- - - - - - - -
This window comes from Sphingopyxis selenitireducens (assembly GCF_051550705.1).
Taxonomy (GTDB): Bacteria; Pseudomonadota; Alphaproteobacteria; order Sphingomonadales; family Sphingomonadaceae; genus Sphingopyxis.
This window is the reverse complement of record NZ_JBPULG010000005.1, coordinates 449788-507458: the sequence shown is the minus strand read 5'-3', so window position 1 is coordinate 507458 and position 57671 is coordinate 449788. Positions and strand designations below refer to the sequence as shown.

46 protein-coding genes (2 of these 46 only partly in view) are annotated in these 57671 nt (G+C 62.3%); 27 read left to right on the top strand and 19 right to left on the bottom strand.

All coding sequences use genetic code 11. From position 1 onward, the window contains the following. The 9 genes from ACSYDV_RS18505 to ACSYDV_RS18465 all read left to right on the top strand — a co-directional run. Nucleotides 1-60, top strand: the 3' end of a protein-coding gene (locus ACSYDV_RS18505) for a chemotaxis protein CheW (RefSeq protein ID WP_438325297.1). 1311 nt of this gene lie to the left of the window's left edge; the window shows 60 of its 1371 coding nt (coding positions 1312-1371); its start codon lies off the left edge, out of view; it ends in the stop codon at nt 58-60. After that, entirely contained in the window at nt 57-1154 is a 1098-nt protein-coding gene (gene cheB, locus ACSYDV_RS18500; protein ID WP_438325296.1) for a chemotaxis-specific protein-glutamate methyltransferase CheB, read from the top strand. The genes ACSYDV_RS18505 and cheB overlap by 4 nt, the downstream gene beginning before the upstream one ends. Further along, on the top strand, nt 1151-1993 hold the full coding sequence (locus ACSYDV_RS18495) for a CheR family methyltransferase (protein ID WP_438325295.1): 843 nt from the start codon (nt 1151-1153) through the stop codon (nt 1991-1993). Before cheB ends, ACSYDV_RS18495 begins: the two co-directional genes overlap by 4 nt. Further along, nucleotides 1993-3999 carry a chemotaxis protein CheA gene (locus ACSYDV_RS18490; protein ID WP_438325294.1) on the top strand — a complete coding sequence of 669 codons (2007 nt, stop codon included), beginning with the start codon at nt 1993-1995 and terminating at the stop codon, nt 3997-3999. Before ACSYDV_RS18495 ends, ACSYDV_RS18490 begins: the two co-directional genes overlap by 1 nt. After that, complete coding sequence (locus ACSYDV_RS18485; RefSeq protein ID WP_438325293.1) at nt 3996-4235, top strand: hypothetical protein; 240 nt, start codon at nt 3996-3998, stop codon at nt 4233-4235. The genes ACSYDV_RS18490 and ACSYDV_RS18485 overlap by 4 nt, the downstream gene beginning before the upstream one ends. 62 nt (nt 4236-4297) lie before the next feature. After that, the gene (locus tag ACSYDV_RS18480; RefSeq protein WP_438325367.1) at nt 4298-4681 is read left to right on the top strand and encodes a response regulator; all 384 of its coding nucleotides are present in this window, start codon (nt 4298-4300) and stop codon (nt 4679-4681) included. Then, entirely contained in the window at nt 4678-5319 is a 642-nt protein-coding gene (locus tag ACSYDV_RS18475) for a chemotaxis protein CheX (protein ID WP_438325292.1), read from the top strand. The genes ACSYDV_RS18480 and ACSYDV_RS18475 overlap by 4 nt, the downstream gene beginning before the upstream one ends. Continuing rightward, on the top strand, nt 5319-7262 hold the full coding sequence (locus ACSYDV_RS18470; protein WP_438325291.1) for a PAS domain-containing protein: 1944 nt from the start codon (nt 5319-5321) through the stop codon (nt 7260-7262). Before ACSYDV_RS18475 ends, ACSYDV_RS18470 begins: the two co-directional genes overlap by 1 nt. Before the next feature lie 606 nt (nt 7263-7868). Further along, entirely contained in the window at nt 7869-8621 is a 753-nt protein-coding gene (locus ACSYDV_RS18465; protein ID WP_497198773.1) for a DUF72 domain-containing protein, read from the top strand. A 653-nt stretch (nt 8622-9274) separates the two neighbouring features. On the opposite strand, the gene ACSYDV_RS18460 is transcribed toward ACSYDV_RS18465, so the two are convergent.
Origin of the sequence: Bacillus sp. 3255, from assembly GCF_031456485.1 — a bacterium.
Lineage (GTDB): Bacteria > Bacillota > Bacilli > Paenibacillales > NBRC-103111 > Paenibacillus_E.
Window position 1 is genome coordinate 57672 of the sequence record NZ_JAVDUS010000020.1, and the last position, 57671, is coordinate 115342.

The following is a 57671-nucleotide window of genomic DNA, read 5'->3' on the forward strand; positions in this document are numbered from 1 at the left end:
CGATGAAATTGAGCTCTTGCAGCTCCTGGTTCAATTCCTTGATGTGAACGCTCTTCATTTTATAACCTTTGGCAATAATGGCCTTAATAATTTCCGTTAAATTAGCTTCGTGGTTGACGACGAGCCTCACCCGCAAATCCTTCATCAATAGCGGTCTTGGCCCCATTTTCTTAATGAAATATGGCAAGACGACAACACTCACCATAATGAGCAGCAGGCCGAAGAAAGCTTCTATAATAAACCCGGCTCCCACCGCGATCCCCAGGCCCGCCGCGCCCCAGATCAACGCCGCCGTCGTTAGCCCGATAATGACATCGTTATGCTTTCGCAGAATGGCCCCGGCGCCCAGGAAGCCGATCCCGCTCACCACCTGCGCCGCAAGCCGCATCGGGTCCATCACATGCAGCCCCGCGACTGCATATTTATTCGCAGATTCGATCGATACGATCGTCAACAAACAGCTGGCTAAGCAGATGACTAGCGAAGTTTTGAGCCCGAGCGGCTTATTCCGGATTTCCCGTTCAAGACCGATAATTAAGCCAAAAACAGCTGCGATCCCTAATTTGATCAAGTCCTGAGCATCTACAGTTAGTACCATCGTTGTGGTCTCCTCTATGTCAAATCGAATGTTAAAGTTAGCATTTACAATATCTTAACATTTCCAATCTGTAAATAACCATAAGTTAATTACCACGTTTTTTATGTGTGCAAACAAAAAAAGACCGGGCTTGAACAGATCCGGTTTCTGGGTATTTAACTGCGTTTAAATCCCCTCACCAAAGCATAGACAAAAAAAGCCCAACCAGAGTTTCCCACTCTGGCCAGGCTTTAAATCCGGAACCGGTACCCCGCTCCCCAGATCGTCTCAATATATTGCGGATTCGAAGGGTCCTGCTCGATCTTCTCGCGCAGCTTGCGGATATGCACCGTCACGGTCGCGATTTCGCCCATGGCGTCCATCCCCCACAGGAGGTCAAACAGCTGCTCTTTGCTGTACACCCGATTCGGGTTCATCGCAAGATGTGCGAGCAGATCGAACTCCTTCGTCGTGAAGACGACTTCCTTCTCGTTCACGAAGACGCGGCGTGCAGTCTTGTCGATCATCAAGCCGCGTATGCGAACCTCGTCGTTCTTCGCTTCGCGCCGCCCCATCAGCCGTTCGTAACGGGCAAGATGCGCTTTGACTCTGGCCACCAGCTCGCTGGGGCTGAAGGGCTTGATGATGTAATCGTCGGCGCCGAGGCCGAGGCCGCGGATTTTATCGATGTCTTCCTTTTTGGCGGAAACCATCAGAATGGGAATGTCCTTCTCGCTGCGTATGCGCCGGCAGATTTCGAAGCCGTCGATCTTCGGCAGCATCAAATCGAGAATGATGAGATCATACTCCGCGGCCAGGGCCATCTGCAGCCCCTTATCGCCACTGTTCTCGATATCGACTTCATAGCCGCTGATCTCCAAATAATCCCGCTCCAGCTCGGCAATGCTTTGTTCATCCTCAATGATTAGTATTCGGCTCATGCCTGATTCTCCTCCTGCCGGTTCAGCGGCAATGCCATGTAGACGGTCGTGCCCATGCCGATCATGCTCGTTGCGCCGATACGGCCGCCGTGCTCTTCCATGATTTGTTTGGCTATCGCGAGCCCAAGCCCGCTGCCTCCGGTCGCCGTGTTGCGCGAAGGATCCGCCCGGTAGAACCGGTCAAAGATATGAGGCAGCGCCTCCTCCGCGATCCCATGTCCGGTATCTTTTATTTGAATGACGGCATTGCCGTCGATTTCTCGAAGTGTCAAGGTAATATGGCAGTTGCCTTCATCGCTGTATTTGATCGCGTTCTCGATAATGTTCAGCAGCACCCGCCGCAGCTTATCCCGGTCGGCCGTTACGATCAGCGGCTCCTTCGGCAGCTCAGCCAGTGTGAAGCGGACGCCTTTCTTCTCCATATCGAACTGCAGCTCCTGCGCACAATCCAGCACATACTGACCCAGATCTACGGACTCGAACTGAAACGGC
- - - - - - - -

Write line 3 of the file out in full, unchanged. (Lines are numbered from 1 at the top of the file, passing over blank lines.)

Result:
This window is the reverse complement of record NZ_JBPULG010000005.1, coordinates 449788-507458: the sequence shown is the minus strand read 5'-3', so window position 1 is coordinate 507458 and position 57671 is coordinate 449788. Positions and strand designations below refer to the sequence as shown.